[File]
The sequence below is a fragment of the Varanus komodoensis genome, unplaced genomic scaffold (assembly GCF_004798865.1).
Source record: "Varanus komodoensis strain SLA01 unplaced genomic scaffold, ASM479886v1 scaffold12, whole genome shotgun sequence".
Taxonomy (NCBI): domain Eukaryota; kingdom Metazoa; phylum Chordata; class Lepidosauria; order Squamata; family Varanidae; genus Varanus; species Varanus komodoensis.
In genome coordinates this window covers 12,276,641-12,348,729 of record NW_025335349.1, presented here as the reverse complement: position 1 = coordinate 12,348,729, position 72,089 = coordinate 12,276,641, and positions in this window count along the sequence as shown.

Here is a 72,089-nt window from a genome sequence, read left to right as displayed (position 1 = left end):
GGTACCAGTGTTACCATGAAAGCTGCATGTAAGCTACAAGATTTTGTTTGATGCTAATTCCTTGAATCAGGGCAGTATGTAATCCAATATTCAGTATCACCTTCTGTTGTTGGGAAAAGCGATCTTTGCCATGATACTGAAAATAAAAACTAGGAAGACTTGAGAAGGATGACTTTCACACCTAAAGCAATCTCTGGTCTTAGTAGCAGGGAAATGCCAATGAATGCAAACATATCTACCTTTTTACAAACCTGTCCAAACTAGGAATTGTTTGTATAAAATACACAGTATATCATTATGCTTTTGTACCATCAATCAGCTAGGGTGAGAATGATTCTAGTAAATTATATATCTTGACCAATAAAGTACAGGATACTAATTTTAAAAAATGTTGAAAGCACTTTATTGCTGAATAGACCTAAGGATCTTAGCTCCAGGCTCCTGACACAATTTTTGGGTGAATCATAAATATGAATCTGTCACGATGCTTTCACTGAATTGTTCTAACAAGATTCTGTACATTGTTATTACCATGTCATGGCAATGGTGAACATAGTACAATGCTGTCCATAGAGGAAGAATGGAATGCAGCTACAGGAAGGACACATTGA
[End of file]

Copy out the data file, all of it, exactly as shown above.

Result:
The sequence below is a fragment of the Varanus komodoensis genome, unplaced genomic scaffold (assembly GCF_004798865.1).
Source record: "Varanus komodoensis strain SLA01 unplaced genomic scaffold, ASM479886v1 scaffold12, whole genome shotgun sequence".
Taxonomy (NCBI): domain Eukaryota; kingdom Metazoa; phylum Chordata; class Lepidosauria; order Squamata; family Varanidae; genus Varanus; species Varanus komodoensis.
In genome coordinates this window covers 12,276,641-12,348,729 of record NW_025335349.1, presented here as the reverse complement: position 1 = coordinate 12,348,729, position 72,089 = coordinate 12,276,641, and positions in this window count along the sequence as shown.

Here is a 72,089-nt window from a genome sequence, read left to right as displayed (position 1 = left end):
GGTACCAGTGTTACCATGAAAGCTGCATGTAAGCTACAAGATTTTGTTTGATGCTAATTCCTTGAATCAGGGCAGTATGTAATCCAATATTCAGTATCACCTTCTGTTGTTGGGAAAAGCGATCTTTGCCATGATACTGAAAATAAAAACTAGGAAGACTTGAGAAGGATGACTTTCACACCTAAAGCAATCTCTGGTCTTAGTAGCAGGGAAATGCCAATGAATGCAAACATATCTACCTTTTTACAAACCTGTCCAAACTAGGAATTGTTTGTATAAAATACACAGTATATCATTATGCTTTTGTACCATCAATCAGCTAGGGTGAGAATGATTCTAGTAAATTATATATCTTGACCAATAAAGTACAGGATACTAATTTTAAAAAATGTTGAAAGCACTTTATTGCTGAATAGACCTAAGGATCTTAGCTCCAGGCTCCTGACACAATTTTTGGGTGAATCATAAATATGAATCTGTCACGATGCTTTCACTGAATTGTTCTAACAAGATTCTGTACATTGTTATTACCATGTCATGGCAATGGTGAACATAGTACAATGCTGTCCATAGAGGAAGAATGGAATGCAGCTACAGGAAGGACACATTGA